I was able to download individual files as I needed them and that process only took minutes so I wasn’t completely out of luck.  But I’m impatient and wanted all of it.  After waiting the five days for the ‘all of it packet’, I requested a smaller packet of the stuff I really needed.  But even that took several days to arrive!

Then, once it was available, there was another step to extract all of the compressed packets of data into the actual files that I could use.  That process took several more days! And finally, even though I downloaded entire folders of documents, all of the documents didn’t make the voyage.

LESSON: Had I known then what I know now, I would have started the restore process the moment we knew my hard drive was dead and requested my documents, files and folders in much smaller increments. Verify that everything you thought you downloaded actually makes it to your computer.

2.Check the status of your backup process regularly.
As mentioned in the video, I was rather cocky because I had built in redundant backup processes: one local on a hard drive, one remote.  I discovered that the local backup process had not successfully completed since mid-January.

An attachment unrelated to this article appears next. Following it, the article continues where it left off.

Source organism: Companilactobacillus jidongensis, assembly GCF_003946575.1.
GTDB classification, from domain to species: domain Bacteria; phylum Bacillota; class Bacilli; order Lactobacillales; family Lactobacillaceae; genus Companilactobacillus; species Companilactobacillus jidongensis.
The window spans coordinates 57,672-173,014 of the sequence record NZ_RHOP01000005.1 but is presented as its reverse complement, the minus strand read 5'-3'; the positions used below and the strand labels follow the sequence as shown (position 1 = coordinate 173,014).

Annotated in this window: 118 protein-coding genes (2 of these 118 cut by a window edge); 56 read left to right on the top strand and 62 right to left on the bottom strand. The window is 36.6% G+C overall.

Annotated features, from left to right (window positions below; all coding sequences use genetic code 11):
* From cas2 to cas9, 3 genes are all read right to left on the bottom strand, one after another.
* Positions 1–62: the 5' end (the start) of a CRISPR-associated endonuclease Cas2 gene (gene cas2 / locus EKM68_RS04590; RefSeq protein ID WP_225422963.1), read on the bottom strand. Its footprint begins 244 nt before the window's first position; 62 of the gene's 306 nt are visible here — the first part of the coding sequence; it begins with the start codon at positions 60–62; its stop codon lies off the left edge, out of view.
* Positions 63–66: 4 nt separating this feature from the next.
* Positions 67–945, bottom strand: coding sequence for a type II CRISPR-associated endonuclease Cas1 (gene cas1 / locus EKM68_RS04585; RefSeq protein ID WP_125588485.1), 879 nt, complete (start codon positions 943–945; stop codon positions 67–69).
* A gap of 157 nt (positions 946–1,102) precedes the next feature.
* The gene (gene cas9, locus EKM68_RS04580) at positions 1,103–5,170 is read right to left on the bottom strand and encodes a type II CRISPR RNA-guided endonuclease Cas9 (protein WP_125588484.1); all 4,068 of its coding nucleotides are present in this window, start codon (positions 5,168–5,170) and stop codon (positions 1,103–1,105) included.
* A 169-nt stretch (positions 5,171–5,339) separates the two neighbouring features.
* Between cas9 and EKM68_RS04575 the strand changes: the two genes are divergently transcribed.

To make matters worse, the software that ran the local backup wouldn’t work on my new computer (way more about that later).  Since most of the stuff I was anxious to get my hands on were my more recent creations, I abandoned the idea of upgrading to the newer version of local backup software since it wouldn’t produce the files I needed right away.  So I waited…

LESSON: Check your backup status weekly

3. Keep a printed list of the software/tools you download from the internet.

When you get a new computer, you’ll need to reinstall all of your software.  If you have the installation CDs, you’re good to go (although this process is also time-consuming.

The thing I had not anticipated was that all my cool tools I had found online would also be gone and I would not have a CD to reinstall them.  This is particularly important for software you purchase.  You might get the vendor to give you another download link, but you’ll need the exact date of purchase and/or the ‘key’ code to verify your purchase.